For example, the church used to help with transitional housing for people living with HIV/AIDS.

"Years ago, transitional housing really was a place these sick people would go to die," Blake said. For too many, the stigma of HIV or AIDS caused them to be forced out of homes, jobs and other social spheres.

"We did meals, helped with doctor visits and such. But, now, people are living longer, healthier lives," Blake said. "The needs are different."

Blake said some of the best ministry to people living with HIV/AIDS she sees happens at camp.

"Camp gives the people the freedom to just be there," she said. "Everyone has HIV, so there is nothing to hide. It's a place where people become free to be who they are."

Camp Cedar Glen, owned by the California-Pacific Conference, hosts "Strength for the Journey," one of several camp experiences for those living with HIV/AIDS that United Methodists offer across the United States. The conference and San Diego AIDS Walk support the five-day camp in southern California. Staff and planners are all volunteers. This retreat is open to anyone with HIV/AIDS without regard to religion, race, gender identity or sexual orientation.

"Dancing with Hope" is a weekend camp for women living with HIV/AIDS that grew out of "Strength for the Journey" and is particularly close to Blake's heart. The church partners with San Diego's Christie's Place to offer the women a weekend away from their normal responsibilities.

"For many of these women, five days away just isn't possible since they have children, jobs and other responsibilities," Blake said. "So having weekend camp works for them."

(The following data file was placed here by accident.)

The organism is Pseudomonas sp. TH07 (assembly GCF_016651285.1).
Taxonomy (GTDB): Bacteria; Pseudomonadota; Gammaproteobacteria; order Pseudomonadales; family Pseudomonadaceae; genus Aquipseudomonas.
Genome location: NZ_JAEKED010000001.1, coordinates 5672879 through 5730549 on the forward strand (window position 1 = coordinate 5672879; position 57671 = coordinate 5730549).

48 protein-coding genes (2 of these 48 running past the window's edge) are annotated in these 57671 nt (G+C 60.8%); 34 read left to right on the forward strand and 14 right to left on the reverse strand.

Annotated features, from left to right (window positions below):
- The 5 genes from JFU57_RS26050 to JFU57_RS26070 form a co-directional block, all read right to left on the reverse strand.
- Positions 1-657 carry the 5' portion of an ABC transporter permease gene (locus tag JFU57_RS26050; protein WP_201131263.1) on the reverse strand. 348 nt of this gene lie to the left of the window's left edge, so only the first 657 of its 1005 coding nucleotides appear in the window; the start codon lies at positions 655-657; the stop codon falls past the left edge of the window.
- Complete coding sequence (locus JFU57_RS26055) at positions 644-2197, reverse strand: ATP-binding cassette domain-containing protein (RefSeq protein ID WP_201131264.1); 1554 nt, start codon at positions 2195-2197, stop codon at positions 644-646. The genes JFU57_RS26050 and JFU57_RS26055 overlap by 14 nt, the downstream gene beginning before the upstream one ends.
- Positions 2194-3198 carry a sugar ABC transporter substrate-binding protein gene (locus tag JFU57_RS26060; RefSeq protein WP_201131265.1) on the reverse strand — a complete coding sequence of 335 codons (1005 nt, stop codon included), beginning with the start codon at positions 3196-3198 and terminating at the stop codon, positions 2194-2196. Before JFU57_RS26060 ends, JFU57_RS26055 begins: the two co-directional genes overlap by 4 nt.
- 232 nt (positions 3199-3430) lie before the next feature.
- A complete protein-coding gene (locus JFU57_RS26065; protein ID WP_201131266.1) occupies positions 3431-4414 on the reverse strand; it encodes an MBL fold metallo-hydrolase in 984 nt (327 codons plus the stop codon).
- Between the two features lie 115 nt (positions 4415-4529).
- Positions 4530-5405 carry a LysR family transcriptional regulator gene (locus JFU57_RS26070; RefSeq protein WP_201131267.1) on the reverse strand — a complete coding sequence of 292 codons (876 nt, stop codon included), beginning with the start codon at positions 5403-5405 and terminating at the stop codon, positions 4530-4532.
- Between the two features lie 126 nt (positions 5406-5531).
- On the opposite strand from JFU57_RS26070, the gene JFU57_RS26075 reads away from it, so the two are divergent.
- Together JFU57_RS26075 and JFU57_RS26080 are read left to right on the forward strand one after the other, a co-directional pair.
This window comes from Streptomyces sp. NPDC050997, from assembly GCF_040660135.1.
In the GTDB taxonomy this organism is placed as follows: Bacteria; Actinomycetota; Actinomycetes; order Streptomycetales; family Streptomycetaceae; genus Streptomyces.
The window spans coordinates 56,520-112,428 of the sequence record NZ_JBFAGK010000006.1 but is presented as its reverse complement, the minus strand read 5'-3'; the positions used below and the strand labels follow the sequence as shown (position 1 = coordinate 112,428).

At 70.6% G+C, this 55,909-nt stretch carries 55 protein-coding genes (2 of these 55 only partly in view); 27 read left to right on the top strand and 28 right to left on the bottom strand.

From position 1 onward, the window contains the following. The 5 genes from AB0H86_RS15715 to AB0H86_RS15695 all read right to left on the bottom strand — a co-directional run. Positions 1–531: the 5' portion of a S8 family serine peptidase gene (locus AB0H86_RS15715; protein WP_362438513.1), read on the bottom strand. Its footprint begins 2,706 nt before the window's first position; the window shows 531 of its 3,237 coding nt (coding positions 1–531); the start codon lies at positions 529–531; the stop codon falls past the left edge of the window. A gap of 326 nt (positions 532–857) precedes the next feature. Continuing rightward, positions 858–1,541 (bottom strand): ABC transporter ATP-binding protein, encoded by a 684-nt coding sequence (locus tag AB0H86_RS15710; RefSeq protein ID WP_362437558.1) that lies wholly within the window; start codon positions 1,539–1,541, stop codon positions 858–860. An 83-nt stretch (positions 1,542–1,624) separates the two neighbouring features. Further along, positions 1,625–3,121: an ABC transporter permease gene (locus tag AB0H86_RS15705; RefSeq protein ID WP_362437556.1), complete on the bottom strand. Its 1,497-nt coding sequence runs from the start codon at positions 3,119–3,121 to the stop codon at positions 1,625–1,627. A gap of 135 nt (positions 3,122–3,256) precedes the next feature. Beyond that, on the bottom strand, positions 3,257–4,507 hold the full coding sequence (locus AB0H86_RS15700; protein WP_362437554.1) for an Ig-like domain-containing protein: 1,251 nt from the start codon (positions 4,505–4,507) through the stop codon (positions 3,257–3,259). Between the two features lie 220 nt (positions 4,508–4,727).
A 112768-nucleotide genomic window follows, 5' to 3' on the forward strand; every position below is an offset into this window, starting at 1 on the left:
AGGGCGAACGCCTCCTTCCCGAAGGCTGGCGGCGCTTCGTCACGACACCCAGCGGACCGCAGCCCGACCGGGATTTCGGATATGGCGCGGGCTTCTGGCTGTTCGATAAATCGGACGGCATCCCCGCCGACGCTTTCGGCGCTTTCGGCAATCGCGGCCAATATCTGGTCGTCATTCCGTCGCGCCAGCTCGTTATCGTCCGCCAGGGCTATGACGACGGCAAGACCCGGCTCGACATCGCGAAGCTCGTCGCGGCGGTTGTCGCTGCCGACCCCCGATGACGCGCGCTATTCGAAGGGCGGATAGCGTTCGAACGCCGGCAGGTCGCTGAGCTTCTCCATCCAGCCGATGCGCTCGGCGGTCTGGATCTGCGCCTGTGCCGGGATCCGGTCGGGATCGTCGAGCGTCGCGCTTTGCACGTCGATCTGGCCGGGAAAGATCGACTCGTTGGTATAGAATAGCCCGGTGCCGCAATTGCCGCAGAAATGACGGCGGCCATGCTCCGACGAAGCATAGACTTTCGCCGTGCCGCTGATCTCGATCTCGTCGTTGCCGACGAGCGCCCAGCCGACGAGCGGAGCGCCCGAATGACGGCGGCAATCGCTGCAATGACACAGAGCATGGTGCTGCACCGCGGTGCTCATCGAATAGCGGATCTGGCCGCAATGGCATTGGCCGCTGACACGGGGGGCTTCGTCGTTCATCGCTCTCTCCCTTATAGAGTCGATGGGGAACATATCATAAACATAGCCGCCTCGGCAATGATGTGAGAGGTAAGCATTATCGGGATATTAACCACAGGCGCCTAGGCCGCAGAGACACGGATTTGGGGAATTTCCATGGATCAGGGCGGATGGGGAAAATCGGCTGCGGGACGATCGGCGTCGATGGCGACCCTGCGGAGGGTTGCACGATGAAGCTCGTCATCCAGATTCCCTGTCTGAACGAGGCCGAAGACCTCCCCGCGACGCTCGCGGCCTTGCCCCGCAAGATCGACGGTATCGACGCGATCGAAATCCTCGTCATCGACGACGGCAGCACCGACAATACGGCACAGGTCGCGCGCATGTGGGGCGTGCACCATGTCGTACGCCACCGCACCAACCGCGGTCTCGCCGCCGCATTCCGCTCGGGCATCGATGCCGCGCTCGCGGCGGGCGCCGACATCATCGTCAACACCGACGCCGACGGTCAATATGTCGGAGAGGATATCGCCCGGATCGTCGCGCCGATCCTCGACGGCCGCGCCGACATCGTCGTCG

The Rev. Jessica Strysko, teaching pastor at First Church, serves as camp dean. "She has been so supportive of this work with these women," Blake said.

For the first time, this year's camp, held Sept. 9-11, welcomed six transgender women.

"It was such a beautiful image, the way these women were welcomed by the other women," Blake said. "All of them had a lot in common."

Polly House is a freelance writer and editor living in Nashville, Tennessee. She currently serves as editorial assistant for Interpreter and Interpreter OnLine.

The United Methodist Global AIDS Fund

United Methodists are encouraged to observe World AIDS Day on Dec. 1 and to support the United Methodist Global AIDS Fund (UMGAF) with gifts to Advance Project #982345. Find worship resources for World AIDS Day at

The top priorities of the Global Health HIV program of the General Board of Global Ministries are to challenge stigma and eradicate mother-to-child transmission of HIV around the world in line with UNAIDS and World Health Organization (WHO) policy. The Global Health Unit addresses the HIV/AIDS pandemic in two ways:

  • Prevention of mother-to-child transmission of the virus in projects around the world in partnership with the UMGAF. Established in 2004, the fund's purpose is to stem the tide of HIV and AIDS around the world, by strengthening The United Methodist Church's compassionate response to this deadly pandemic. The focus is outreach to women, especially pregnant women.
  • Education and testing, support and improved access to services in the United States: U.S. HIV projects promote the prevention of HIV and also provide support to those infected or affected by HIV. Support includes psychosocial care, access to health and social services, and increasing the sense of belonging.

The funds raised support projects designed to reach the most at-risk populations of teenage girls and young women, sex workers, men who have sex with men (MSM), transgender people, injecting drug users, prisoners and migrants globally. These groups are unlikely to live in settings that address stigma and discrimination and violence against women.

They are also less likely to know they are infected (The UNAIDS–Lancet Commission. "Defeating AIDS—Advancing Global Health. Lancet 2015) and have limited access to counseling, testing and treatment services.